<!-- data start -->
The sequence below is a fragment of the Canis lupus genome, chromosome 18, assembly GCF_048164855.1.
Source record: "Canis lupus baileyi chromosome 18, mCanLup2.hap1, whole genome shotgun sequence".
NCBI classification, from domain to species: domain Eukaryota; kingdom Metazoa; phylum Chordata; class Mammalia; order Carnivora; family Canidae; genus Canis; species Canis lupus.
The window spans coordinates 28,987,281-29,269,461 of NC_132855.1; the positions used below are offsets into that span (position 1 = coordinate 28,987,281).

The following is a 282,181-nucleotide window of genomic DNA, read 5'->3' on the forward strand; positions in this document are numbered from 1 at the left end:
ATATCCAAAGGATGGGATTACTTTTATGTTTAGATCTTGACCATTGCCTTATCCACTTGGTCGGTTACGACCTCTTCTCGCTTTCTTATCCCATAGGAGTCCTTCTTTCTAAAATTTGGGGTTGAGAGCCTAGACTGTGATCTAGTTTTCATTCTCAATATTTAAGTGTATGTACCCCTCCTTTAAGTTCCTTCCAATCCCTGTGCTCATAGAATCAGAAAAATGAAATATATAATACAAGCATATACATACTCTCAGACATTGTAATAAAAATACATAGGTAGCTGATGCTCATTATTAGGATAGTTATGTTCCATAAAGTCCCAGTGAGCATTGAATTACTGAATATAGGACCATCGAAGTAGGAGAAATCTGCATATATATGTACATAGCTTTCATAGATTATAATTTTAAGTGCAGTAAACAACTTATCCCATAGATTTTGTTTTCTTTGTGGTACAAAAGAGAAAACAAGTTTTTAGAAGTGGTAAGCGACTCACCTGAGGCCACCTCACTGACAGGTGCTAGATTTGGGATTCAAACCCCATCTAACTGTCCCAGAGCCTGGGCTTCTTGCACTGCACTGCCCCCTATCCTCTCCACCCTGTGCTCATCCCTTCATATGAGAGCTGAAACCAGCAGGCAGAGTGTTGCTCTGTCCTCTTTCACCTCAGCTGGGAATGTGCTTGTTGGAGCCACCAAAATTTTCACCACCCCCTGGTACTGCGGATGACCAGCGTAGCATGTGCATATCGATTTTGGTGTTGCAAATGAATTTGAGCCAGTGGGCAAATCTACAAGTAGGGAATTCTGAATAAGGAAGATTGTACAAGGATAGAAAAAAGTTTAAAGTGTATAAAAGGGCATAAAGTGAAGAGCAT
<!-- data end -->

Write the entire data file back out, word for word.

The sequence below is a fragment of the Canis lupus genome, chromosome 18, assembly GCF_048164855.1.
Source record: "Canis lupus baileyi chromosome 18, mCanLup2.hap1, whole genome shotgun sequence".
NCBI classification, from domain to species: domain Eukaryota; kingdom Metazoa; phylum Chordata; class Mammalia; order Carnivora; family Canidae; genus Canis; species Canis lupus.
The window spans coordinates 28,987,281-29,269,461 of NC_132855.1; the positions used below are offsets into that span (position 1 = coordinate 28,987,281).

The following is a 282,181-nucleotide window of genomic DNA, read 5'->3' on the forward strand; positions in this document are numbered from 1 at the left end:
ATATCCAAAGGATGGGATTACTTTTATGTTTAGATCTTGACCATTGCCTTATCCACTTGGTCGGTTACGACCTCTTCTCGCTTTCTTATCCCATAGGAGTCCTTCTTTCTAAAATTTGGGGTTGAGAGCCTAGACTGTGATCTAGTTTTCATTCTCAATATTTAAGTGTATGTACCCCTCCTTTAAGTTCCTTCCAATCCCTGTGCTCATAGAATCAGAAAAATGAAATATATAATACAAGCATATACATACTCTCAGACATTGTAATAAAAATACATAGGTAGCTGATGCTCATTATTAGGATAGTTATGTTCCATAAAGTCCCAGTGAGCATTGAATTACTGAATATAGGACCATCGAAGTAGGAGAAATCTGCATATATATGTACATAGCTTTCATAGATTATAATTTTAAGTGCAGTAAACAACTTATCCCATAGATTTTGTTTTCTTTGTGGTACAAAAGAGAAAACAAGTTTTTAGAAGTGGTAAGCGACTCACCTGAGGCCACCTCACTGACAGGTGCTAGATTTGGGATTCAAACCCCATCTAACTGTCCCAGAGCCTGGGCTTCTTGCACTGCACTGCCCCCTATCCTCTCCACCCTGTGCTCATCCCTTCATATGAGAGCTGAAACCAGCAGGCAGAGTGTTGCTCTGTCCTCTTTCACCTCAGCTGGGAATGTGCTTGTTGGAGCCACCAAAATTTTCACCACCCCCTGGTACTGCGGATGACCAGCGTAGCATGTGCATATCGATTTTGGTGTTGCAAATGAATTTGAGCCAGTGGGCAAATCTACAAGTAGGGAATTCTGAATAAGGAAGATTGTACAAGGATAGAAAAAAGTTTAAAGTGTATAAAAGGGCATAAAGTGAAGAGCAT